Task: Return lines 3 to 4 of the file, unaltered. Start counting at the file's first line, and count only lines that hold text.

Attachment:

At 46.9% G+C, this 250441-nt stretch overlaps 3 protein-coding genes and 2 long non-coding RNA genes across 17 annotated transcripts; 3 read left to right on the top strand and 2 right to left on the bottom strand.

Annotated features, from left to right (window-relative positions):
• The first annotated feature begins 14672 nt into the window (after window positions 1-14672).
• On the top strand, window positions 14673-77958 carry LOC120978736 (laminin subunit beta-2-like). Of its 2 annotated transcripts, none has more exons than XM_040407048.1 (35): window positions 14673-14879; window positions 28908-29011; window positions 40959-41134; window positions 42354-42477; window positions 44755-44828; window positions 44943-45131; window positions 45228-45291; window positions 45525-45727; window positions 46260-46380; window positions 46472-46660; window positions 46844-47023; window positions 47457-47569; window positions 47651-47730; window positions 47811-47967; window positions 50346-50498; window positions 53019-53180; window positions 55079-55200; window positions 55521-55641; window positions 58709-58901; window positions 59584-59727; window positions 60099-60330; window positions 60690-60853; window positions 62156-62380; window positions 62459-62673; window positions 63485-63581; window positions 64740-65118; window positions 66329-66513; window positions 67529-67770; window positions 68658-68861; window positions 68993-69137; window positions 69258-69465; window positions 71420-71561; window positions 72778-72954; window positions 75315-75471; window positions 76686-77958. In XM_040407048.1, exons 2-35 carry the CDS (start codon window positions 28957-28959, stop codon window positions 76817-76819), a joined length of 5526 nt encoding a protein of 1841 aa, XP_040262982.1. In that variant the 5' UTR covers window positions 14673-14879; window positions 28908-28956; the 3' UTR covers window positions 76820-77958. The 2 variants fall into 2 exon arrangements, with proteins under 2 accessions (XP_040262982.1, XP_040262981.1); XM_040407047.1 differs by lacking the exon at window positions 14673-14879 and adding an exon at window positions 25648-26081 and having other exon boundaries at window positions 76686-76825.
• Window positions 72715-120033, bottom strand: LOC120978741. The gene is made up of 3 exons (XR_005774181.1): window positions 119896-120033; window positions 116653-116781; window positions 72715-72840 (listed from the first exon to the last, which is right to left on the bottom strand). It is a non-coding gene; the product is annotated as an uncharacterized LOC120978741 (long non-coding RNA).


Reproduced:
• The first annotated feature begins 14672 nt into the window (after window positions 1-14672).
• On the top strand, window positions 14673-77958 carry LOC120978736 (laminin subunit beta-2-like). Of its 2 annotated transcripts, none has more exons than XM_040407048.1 (35): window positions 14673-14879; window positions 28908-29011; window positions 40959-41134; window positions 42354-42477; window positions 44755-44828; window positions 44943-45131; window positions 45228-45291; window positions 45525-45727; window positions 46260-46380; window positions 46472-46660; window positions 46844-47023; window positions 47457-47569; window positions 47651-47730; window positions 47811-47967; window positions 50346-50498; window positions 53019-53180; window positions 55079-55200; window positions 55521-55641; window positions 58709-58901; window positions 59584-59727; window positions 60099-60330; window positions 60690-60853; window positions 62156-62380; window positions 62459-62673; window positions 63485-63581; window positions 64740-65118; window positions 66329-66513; window positions 67529-67770; window positions 68658-68861; window positions 68993-69137; window positions 69258-69465; window positions 71420-71561; window positions 72778-72954; window positions 75315-75471; window positions 76686-77958. In XM_040407048.1, exons 2-35 carry the CDS (start codon window positions 28957-28959, stop codon window positions 76817-76819), a joined length of 5526 nt encoding a protein of 1841 aa, XP_040262982.1. In that variant the 5' UTR covers window positions 14673-14879; window positions 28908-28956; the 3' UTR covers window positions 76820-77958. The 2 variants fall into 2 exon arrangements, with proteins under 2 accessions (XP_040262982.1, XP_040262981.1); XM_040407047.1 differs by lacking the exon at window positions 14673-14879 and adding an exon at window positions 25648-26081 and having other exon boundaries at window positions 76686-76825.